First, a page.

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Tenets of Buddhism

Updated on February 6, 2011
Gautama Buddha
Gautama Buddha

Principles of Buddhism

Peace, Harmony and Much Love to You All !

God speaks to all of us, no matter who we are or where we come from. And it is the human aspects of world view, culture and family upbringing, etc, that can tint, color, shade, or even completely block out our ability to hear and interpret the Word of God as it comes through our human consciousness. Wholistically speaking (in my definition of wholistic), all of the worlds religions, philosophies and even our individual belief systems that may have nothing to do with religion or philosophy, are interpretations of our own highest inner guidance which we choose to call God, Allah, Jehovah, Buddhic Consciousness, Creator, Source, Universe, Infinite Intelligence, Mother Nature, Great Spirit, Mind of God, Christ Mind, Higher Self, etc.

Today, I would like to share a much shortened version of the life of Siddhartha becoming Gautama the Buddha, the "tenets" of Buddhism: The Four Noble Truths, the Eightfold Path and the Middle Way.

Also the Golden Mantra. Which is the "primo" mantra for all times. I have written simple instructions for the "performing" of the mudras (hand positions) that go with this mantra, as I learned them.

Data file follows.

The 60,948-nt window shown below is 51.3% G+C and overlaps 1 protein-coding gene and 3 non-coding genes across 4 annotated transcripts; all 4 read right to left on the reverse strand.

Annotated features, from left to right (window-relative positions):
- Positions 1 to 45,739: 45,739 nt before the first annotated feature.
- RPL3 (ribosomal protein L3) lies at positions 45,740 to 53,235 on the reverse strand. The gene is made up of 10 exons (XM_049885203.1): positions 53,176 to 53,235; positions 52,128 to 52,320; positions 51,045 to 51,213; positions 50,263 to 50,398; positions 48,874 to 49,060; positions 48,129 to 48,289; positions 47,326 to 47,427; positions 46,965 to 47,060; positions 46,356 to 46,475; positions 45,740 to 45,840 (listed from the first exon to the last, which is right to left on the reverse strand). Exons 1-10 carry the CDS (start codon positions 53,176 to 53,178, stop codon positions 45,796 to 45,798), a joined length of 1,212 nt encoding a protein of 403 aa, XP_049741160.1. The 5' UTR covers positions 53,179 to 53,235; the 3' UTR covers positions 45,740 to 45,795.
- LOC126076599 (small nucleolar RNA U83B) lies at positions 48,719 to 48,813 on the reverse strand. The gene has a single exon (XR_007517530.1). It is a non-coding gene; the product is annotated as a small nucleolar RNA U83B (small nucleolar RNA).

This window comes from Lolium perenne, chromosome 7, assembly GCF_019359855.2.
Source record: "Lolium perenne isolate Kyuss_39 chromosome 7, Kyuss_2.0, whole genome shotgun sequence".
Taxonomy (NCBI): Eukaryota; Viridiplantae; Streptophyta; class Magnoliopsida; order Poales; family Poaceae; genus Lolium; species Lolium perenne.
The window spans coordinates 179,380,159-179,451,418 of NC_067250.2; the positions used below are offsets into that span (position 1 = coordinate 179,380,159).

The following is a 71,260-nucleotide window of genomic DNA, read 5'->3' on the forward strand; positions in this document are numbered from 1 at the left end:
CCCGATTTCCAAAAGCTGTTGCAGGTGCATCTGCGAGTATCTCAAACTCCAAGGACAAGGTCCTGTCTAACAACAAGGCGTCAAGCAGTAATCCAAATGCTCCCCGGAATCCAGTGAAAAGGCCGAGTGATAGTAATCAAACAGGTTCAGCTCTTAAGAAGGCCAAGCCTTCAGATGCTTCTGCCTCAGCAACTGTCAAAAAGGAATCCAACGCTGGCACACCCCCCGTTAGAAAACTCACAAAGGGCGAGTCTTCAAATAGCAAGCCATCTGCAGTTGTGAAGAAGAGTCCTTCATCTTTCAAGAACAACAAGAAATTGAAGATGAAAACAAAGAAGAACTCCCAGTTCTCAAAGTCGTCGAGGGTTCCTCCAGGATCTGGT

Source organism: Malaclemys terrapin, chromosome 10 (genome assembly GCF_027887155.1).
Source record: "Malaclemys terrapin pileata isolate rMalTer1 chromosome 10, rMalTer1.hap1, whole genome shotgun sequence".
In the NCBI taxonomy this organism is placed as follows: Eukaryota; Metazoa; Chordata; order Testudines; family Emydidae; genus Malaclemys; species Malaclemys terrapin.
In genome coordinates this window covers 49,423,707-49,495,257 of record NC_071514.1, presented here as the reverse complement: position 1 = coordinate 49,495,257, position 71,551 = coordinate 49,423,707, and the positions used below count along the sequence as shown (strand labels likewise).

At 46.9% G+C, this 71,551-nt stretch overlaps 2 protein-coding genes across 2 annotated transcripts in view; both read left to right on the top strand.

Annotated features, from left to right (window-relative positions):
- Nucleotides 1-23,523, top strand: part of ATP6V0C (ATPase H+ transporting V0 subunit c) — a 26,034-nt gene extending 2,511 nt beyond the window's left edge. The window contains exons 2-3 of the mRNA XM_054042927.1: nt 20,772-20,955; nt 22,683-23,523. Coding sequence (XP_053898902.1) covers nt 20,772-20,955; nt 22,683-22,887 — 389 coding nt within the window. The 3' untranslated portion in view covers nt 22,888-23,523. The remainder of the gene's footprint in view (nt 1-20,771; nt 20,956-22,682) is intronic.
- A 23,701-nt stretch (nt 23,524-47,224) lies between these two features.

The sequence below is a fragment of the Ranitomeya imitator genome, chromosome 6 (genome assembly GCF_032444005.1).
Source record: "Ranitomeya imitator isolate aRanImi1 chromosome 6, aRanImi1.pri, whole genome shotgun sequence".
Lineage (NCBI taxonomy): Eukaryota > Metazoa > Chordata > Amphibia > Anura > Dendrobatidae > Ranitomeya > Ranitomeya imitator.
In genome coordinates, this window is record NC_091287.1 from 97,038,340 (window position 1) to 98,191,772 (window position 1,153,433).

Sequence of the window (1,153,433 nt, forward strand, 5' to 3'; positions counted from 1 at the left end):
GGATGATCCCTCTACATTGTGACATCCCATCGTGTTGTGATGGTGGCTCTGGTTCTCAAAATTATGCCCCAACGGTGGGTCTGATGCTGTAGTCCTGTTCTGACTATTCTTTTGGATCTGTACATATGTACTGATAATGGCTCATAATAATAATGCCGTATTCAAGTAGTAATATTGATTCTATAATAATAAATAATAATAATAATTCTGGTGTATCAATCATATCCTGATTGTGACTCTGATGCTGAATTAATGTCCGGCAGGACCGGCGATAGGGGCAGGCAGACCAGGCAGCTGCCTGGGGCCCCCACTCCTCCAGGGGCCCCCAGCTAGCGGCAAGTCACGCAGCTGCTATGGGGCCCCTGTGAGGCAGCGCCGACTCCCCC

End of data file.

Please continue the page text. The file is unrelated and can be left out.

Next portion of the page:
Please know that I have studied aspects of different religions with a consciousness focus of unity across them all, so to you Buddhists out there, if this is different than you know, this is just how I have learned it.

The Story of Buddha

Siddharta Gautama was born during the full moon in Taurus in the month of May, around the year 563 BC. His mother and father were "queen and king" of the Sakya kingdom in Northern India. His birth was considered to be most auspicious and seven Brahmin priests agreed that the child would become a universal king to unify India...if he stayed at home to live his life. An eighth priest stepped forward and proclaimed that the child would become a Buddha because he will leave his home after seeing four signs: an old man, a diseased man, a dead man, and a holy man.

Well, the child's father, the king, did not want to lose his heir to the throne and all his fine material possessions, so he did everything he could to keep the boy sheltered from all the pain and suffering of the world. Surrounding him in luxury, entertainment, sports and all manner of activity, he was able to do so until Siddharta was twenty-nine years old.

One day while Siddharta was in a procession in honor of his royal seat of prince of the kingdom, even though his father had made plans to hide all of the signs from him, Siddharta caught a glimpse of an old man being shuttled out of sight. He was so greatly surprised, having never seen an old person in his life, that he determined to secretly get out of the palace to see the world. On these journeys he encountered the three other signs. He was so moved by compassion after seeing the first three signs, that when he saw the last, a holy man, he was inspired to leave the world he knew to find a solution to end the suffering of life.

Siddharta made a plan to sneak out of the palace, leaving his wife and newborn son, to begin the life of an ascetic, a wandering monk. He practiced all the different austerities until it nearly killed him. He realized the futility of asceticism and began his seeking of enlightenment.